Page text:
Additional Book Information
Series: NYRB Classics
Publication Date: February 20, 2018
by Alfred Döblin, translated from the German and with an introduction by Michael Hofmann
An NYRB Classics OriginalFranz Biberkopf, pimp and petty thief, has just finished serving a term in prison for murdering his girlfriend. He’s on his own in Weimar Berlin with its lousy economy and frontier morality, but Franz is determined to turn over new leaf, get ahead, make an honest man of himself, and so on and so forth. He hawks papers, chases girls, needs and bleeds money, gets mixed up in various criminal and political schemes in spite of himself, and when he tries to back out of them, it’s at the cost of an arm. This is only the beginning of our modern everyman’s multiplying misfortunes, but though Franz is more dupe than hustler, in the end, well, persistence is rewarded and things might be said to work out. Just like in a novel. Lucky Franz.
Berlin Alexanderplatz is one of great twentieth-century novels. Taking off from the work of John Dos Passos and James Joyce, Alfred Döblin depicts modern life in all its shocking violence, corruption, splendor, and horror. Michael Hofmann, celebrated for his translations of Joseph Roth and Franz Kafka, has prepared a new version, the first in more than seventy-five years, in which Döblin’s sublime and scurrilous masterpiece comes alive in English as never before. by alfred döblin, translated by michael hofmann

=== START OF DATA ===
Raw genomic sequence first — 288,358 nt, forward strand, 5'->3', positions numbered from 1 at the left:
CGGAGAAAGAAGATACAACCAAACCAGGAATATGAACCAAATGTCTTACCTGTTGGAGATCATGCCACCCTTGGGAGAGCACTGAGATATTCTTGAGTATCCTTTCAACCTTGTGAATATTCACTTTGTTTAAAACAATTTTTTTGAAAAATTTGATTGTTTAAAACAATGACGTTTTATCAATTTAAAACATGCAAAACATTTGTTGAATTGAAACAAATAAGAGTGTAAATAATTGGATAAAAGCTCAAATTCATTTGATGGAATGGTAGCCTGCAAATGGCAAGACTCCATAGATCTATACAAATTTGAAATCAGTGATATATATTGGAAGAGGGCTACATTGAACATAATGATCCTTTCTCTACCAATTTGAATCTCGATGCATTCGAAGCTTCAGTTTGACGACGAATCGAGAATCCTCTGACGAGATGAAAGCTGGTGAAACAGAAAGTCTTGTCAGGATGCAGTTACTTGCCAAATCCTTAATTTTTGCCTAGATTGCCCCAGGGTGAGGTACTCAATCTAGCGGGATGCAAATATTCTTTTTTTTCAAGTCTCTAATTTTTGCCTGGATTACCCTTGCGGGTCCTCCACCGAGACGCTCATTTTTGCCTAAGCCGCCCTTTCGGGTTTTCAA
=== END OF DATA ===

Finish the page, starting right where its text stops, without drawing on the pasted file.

[A] major writer who grappled with the roots of darkness in our time....
—Ernst Pawel, The New York Times
His was an extraordinary mind.
—Philip Ardagh, The Guardian
Without the futurist elements of Döblin’s work from Wang Lun to Berlin Alexanderplatz, my prose is inconceivable.... He’ll discomfort you, give you bad dreams. If you’re satisfied with yourself, beware of Döblin.
I learned more about the essence of the epic from Döblin than from anyone else. His epic writing and even his theory about the epic strongly influenced my own dramatic art.
As we look back over the rich literary output of this great writer, as we look back over the long and fruitful life of this fighter and this friend of man, this perennial spring of spiritual life, we venture to ask: When will the gentlemen of the Nobel Prize jury discover him?
—Ludwig Marcuse, Books Abroad